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The White House Correspondents' Dinner Might Get Changed After Michelle Wolf's Speech

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If you happened to tune into the White House Correspondents' Dinner (WHCD) on April 28, or have been on the Internet at all since, then you've probably seen comedian Michelle Wolf's scathing monologue. Personally, I'm all about it, but some people don't feel the same. Because of the recent backlash, the White House Correspondents' Dinner might get revamped after Wolf's speech.

Daily Show alum Wolf did not hold back as she served up some rather heated jokes pointed at... well nearly everyone in the room (and also not in the room, looking at you, Donald Trump). In wake of Wolf's monologue, Olivier Knox, the incoming president of the White House Correspondents Association (WHCA), told CNN on April 30 that the WHCD may have to be changed in some way.

Knox said he believes there's a discussion to be had about making some changes to the annual black-tie event, and that he would like to see the WHCD go back to being "boring," and just focus on the journalists. Knox told CNN,

As somebody who has said for a very long time that the dinner should be ‘boring,’ that is to say focused on journalists and the work of good reporters, I am very open to suggestions about how to change it.

According to CNN, Knox definitely wants to keep the WHCD around, but is thinking about changing the format. He said,

“My goal is for the center of gravity of the dinner to be reporters — not the president, not the comic,” Knox said. According to CNN, some ideas being tossed around (both within the organization and by outsiders) are inviting comedians in pairs, changing the entertainment to a singer, or even getting rid of the entertainment altogether.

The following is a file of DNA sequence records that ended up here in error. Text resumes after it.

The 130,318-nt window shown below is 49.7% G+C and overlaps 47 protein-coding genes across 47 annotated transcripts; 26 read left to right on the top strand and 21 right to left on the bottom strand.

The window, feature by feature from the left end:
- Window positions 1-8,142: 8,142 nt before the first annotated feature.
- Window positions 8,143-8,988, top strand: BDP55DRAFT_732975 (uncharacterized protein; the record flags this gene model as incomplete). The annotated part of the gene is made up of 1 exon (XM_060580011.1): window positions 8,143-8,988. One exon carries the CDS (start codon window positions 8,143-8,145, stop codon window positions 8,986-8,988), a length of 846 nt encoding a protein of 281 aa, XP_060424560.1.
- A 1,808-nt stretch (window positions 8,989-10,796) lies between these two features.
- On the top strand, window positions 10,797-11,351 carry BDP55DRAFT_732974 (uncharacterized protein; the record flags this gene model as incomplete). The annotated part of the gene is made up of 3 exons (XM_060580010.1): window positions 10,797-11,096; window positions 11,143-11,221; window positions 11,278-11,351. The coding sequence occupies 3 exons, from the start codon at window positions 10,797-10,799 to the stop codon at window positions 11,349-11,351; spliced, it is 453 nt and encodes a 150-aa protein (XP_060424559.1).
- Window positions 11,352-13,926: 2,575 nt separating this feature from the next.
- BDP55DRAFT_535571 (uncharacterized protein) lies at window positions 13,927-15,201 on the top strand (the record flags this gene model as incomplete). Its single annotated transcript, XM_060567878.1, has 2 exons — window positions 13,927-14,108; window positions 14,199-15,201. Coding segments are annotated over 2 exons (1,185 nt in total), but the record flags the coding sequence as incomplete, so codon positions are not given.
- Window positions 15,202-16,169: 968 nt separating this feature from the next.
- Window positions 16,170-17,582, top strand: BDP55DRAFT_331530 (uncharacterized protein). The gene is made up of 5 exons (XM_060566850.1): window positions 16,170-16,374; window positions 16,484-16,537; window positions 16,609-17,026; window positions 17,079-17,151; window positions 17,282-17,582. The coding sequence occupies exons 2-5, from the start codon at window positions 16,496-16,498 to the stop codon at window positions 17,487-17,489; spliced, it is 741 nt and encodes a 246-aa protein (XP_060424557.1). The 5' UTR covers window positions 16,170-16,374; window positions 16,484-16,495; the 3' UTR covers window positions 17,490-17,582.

The comments also come a day after the WCHA distanced itself from the jokes told by host Michelle Wolf in an unprecedented statement from current president Margaret Talev. "Last night's program was meant to offer a unifying message about our common commitment to a vigorous and free press while honoring civility," the statement read in part. "Unfortunately, the entertainer's monologue was not in the spirit of that mission."

The statement and the push to remove the entertainment portion of the evening comes after Wolf received a lot of backlash for her WHCD speech. The majority of that negative attention pointed at her jokes about White House Press Secretary Sarah Huckabee Sanders, especially the one about her "smoky eye." Wolf said,

I actually really like Sarah. I think she’s very resourceful. She burns facts and then she uses that ash to create a perfect smoky eye. Maybe she’s born with it, maybe it’s lies. It’s probably lies.

Right away the internet — including some big media names like The New York Times White House Correspondent Maggie Haberman — went after Wolf for making fun of Sanders' appearance. Although, if you look at the joke carefully it actually has nothing to do with her appearance and a lot to with her job in the White House, which mostly consists of fending off reporters.

Wolf didn't miss a beat responding, though. She stood by what she said and tweeted out a response on April 29, explaining how she was joking about Sanders' behavior and not her looks. Wolf tweeted,

Hey mags! All these jokes were about her despicable behavior. Sounds like you have some thoughts about her looks though?

Even after all of the backlash, Wolf stands by what she said at the WHCD. In an interview with NPR set to air Tuesday, May 1, Wolf told Terry Gross, “I wouldn’t change a single word that I said. I’m very happy with what I said, and I’m glad I stuck to my guns.”

Wolf also pointed out that she actually did poke fun at Chris Christie and Mitch McConnell's appearance during her monologue, yet no one is up in arms about that. She told NPR,

Yeah. If there are two people that I actually made fun of their looks on Saturday it was Mitch McConnell and Chris Christie and no one is jumping to their defense. I made fun of Mitch McConnell’s neck and I did a small jab at Chris Christie’s weight and no one is jumping to their defense.

That's actually something I noticed right away. I guess it only counts when society can pin two women against each other and watch a fight unfold? I am not at all here for it.

The truth is, Wolf's monologue was definitely brutal and didn’t hold back any punches. But, that's what she was there to do. She's a comedian, that's her job. Maybe, instead of banning comedians from the WHCD, we should be thinking a little more about all the real-life material she had to pull from.